Dementia changes how people experience and interact with the world around them. The way a person with dementia uses words often leaves family members and caregivers unsure how to respond. After years of being able to communicate interactively, and exchange information clearly, as dementia progresses this flow suddenly shifts. Initially, it may be an occasional loss of words or confusion of words. Eventually, there is no give and take at all, leaving communication a one-way street.
What do you do when someone’s words start to fail them? Most of us feel attached to accuracy. We like to be right, and we like to correct others if they mistake some detail in a story. Between competent adults, this is typically a friendly exchange, as we tweak each other’s versions of life events. It’s a kind of “Wait, that’s not how I remember it” where the fish caught gets bigger and bigger with each telling. When dementia enters, initially this automatic response as they confuse their facts is innocent enough. Early on, they may in fact appreciate being assisted in staying on track. But as dementia progresses, details become blurry and stories get muddled, and we are faced with a choice. At what point do we stop pushing for accuracy and allow the stories to be?
When dementia takes hold, people live in a different world than those of us who live cognitively intact. The line between what is “real” and what is “imagined” becomes very blurred. When memories fail, confabulation takes over. What isn’t recalled may be filled in with details that are not accurate. The most liberating experience in caregiving starts when we can let go of the importance of being correct. The question to always keep close to your heart is, “Does it matter?” Once you accept that accuracy is irrelevant, the next question is, “And then what do I say?”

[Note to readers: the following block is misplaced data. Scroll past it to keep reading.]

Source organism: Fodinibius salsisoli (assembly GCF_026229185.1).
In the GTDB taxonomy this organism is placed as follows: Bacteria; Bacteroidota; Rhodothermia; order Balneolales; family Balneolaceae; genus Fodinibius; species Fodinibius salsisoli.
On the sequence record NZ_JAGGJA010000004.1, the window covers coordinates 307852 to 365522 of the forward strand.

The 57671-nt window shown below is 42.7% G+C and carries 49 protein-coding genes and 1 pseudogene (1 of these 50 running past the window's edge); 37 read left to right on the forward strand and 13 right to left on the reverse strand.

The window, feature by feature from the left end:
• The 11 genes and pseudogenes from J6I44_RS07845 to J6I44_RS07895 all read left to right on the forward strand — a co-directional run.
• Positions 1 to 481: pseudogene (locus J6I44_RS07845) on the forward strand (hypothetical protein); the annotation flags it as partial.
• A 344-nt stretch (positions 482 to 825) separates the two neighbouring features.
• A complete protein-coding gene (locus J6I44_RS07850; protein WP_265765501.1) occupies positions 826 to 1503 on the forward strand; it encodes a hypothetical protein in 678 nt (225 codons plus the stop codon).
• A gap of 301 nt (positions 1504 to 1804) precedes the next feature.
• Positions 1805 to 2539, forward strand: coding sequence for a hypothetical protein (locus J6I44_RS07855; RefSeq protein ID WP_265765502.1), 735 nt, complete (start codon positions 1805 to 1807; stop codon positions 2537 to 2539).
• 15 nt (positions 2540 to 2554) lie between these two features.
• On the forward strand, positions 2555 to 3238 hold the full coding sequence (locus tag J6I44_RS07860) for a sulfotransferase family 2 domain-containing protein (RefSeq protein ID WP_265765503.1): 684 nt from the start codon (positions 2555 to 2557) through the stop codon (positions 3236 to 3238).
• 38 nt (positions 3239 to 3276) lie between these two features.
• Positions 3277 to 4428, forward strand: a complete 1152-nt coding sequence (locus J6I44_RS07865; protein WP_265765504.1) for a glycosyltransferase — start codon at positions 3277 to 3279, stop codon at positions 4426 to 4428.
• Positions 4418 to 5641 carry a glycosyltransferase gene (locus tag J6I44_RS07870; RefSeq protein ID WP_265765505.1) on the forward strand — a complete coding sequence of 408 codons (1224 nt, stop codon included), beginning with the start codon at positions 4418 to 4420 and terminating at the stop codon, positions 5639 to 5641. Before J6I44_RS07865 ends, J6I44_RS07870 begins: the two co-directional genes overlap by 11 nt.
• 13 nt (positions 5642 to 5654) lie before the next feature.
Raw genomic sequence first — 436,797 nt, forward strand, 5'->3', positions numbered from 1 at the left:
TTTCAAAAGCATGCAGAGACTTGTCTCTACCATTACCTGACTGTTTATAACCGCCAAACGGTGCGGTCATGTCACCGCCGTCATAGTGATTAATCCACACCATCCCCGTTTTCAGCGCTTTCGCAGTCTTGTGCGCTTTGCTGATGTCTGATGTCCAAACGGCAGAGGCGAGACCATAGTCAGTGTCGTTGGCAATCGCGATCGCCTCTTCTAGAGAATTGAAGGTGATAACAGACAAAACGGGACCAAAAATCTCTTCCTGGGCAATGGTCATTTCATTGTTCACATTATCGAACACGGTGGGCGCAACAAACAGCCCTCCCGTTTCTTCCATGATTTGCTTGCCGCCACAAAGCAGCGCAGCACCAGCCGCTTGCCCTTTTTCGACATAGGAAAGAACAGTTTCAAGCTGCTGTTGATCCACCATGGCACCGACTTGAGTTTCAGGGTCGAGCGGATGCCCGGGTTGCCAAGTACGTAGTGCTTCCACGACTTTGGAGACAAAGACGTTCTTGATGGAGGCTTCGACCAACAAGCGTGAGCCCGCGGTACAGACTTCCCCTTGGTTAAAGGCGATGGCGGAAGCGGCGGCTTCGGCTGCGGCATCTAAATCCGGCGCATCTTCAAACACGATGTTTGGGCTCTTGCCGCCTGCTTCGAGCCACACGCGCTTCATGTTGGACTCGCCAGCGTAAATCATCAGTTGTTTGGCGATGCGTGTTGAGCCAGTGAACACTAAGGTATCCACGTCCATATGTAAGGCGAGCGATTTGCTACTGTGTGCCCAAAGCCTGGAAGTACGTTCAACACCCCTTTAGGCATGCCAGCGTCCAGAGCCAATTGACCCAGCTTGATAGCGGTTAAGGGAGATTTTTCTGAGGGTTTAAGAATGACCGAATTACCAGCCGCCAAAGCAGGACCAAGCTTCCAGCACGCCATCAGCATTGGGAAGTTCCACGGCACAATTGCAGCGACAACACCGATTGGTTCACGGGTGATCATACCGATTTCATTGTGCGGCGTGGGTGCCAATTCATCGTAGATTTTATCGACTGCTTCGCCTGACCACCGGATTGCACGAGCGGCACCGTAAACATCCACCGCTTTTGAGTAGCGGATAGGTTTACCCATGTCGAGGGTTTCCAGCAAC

Underneath what is said by a person with cognitive loss is an emotional message. Rather than focusing on the facts, consider the feeling behind the words. If Mom says she needs to get ready for school, rather than correcting her, inquire a little. Ask her what her favorite class is, or the best teacher she ever had. Then distract her with an offer of a snack or a walk in the garden. Be gentle with her confusion, and go with her to wherever she seems to be even if it’s just for a moment or two. That is what is real for her.
When words start to jumble, and deciphering what is being said becomes a struggle, you can ask questions to get a better sense of what they are trying to say. Or, as I did when my Dad’s words became muddled, respond with something open-ended and general, like “Really? I didn’t know that” or “How do you think that will turn out?”
Dementia tests our patience and our humanity. Each interaction is an opportunity to connect with the person behind the confusion of facts and words. Let yourself off the hook, and open up to the possibility of just going with it. You may find yourself someplace surprisingly interesting.